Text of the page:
There are alternative procedures to inversion, which can be used where the functional form of the distribution makes this approach difficult or requires excessive compute resources. Typically, such methods still commence with generating a uniform random value, and then use some form of approximation to generate a value with the distributional characteristics sought. For example, the distribution might be approximated by a function that is more convenient, or a bounding function may be used and values selected that lie within this boundary (so-called rejection methods). More recently Monte Carlo Markov Chain (MCMC) sampling has become the preferred approach, especially in connection with Bayesian inference (e.g. the UK Medical Research Council's BUGS project).

A wide range of built-in random number generators are available with many software packages. For example, with MATLab random numbers drawn from each of the following distributions can be used simply by adding "rnd" onto the end of the function name, e.g. normrnd(), betarnd(), specifying the distribution parameters required: Beta, Binomial, chiSquare/Noncentral chiSquare, Exponential, F/Noncentral F, Gamma, Geometric, Hypergeometric, Lognormal, Negative Binomial, Normal, Poisson, Rayleigh, Student's t /Noncentral t, Uniform, and Weibull. A similar range of function is provided in many other packages, such as Minitab, XLStat, SPSS etc. SPSS adopts the format RV.xxxx as the form for generating a random variable from pdf xxxx. Likewise, in the R environment, the letter "r" preceding a distribution function name is often used to provide random numbers from that distribution — for example the Uniform and Normal functions: runif() and rnorm() in the base package; and rvm() for the von Mises distribution in the circular statistics package (CircStats).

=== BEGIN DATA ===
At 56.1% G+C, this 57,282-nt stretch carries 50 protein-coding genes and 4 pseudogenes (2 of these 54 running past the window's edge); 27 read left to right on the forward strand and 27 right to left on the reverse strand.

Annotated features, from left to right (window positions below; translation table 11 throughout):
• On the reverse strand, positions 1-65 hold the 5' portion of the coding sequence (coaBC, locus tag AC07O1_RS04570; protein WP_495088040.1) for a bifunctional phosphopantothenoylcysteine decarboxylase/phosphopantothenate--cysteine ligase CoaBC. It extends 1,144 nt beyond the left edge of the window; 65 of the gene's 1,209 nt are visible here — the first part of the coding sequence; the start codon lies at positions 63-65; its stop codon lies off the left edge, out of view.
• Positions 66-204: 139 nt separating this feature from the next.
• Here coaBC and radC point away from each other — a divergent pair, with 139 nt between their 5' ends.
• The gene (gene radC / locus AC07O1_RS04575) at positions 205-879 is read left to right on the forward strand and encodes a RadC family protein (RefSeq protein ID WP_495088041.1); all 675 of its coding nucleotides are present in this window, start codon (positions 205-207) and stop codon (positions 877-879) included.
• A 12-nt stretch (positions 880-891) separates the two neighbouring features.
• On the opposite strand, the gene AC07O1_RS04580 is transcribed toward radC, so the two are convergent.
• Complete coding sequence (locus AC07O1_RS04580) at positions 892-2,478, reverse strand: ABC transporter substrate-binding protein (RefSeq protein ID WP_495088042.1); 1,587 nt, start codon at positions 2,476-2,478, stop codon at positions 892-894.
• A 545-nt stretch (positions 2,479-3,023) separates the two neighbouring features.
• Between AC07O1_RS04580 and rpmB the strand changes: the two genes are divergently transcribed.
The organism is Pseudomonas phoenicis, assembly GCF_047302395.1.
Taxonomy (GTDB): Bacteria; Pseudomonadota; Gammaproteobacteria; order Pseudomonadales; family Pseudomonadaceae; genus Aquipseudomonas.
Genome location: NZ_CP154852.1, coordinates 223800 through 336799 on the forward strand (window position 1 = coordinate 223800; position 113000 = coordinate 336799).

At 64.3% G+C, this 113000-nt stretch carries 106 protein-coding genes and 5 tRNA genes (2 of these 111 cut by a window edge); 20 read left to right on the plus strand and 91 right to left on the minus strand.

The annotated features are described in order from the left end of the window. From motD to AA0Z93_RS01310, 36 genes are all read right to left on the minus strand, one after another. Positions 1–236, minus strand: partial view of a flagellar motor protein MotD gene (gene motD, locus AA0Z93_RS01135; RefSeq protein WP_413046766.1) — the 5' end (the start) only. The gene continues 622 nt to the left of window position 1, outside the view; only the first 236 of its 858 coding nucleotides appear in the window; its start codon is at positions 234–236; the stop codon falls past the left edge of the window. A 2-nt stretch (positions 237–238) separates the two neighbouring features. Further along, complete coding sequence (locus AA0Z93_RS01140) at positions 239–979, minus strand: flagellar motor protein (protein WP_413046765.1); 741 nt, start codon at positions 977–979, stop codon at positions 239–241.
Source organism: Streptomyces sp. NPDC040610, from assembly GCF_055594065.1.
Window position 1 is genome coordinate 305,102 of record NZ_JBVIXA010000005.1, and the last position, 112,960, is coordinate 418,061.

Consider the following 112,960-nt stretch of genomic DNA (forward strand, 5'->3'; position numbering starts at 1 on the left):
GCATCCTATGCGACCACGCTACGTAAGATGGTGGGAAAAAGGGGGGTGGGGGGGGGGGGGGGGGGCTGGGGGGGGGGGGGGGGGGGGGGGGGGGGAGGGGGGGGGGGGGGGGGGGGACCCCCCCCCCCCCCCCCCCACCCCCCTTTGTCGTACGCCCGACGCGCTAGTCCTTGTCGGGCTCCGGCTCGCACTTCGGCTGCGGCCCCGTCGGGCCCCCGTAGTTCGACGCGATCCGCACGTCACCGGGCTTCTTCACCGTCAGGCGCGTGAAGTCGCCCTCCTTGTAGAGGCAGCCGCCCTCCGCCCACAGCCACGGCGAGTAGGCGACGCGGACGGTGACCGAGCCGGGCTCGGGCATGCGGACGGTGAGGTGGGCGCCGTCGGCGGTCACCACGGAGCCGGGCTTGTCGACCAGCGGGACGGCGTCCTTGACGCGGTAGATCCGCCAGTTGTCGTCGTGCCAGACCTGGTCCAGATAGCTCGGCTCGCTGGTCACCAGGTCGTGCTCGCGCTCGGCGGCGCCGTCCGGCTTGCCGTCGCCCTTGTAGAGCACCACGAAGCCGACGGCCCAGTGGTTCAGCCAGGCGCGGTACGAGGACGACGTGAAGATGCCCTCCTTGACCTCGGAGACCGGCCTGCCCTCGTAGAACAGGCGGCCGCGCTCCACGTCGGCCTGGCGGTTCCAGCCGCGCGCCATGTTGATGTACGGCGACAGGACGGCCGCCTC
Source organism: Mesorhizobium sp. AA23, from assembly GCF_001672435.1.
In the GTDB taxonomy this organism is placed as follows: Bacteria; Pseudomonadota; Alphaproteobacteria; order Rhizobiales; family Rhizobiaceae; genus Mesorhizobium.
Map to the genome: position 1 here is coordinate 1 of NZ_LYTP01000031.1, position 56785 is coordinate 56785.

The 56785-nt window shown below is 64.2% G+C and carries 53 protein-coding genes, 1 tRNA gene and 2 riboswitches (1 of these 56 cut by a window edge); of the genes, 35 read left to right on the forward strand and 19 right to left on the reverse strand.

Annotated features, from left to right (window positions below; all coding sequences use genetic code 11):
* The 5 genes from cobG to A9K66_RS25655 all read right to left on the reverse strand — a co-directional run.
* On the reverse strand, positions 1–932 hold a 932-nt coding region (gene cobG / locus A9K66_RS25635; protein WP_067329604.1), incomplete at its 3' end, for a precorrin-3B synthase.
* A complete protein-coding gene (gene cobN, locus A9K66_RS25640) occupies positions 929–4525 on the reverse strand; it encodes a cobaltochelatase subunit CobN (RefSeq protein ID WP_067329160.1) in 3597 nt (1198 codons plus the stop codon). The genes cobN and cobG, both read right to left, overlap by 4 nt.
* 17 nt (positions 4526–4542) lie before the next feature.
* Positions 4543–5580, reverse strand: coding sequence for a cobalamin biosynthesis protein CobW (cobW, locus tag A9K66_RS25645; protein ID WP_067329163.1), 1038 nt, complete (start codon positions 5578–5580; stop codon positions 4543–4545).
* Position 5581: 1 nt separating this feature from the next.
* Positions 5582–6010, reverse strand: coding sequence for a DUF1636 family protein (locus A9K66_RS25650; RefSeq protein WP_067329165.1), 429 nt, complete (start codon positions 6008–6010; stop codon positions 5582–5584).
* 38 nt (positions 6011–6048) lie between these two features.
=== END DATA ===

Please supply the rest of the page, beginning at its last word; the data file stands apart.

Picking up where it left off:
References

[KNU1] Knuth D E (1997) The Art of Computer Programming. Vol 2, 3rd ed.

[MAT1] Matsumoto M, Nishimura T (1998) Mersenne Twister: A 623-dimensionally equidistributed uniform pseudo-random number generator. ACM Transactions on Modeling and Computer Simulation, 8, 3–30

[MOO1] Mood A M, Graybill F A (1950) Introduction to the Theory of Statistics. McGraw-Hill, New York

Statistics Online Computing Resource (SOCR): General Central Limit Theory Educational Materials, available at:

Mathworld: Central Limit Theorem: http://mathworld.wolfram.com/CentralLimitTheorem.html

Wikipedia: Central Limit Theorem: http://en.wikipedia.org/wiki/Central_limit_theorem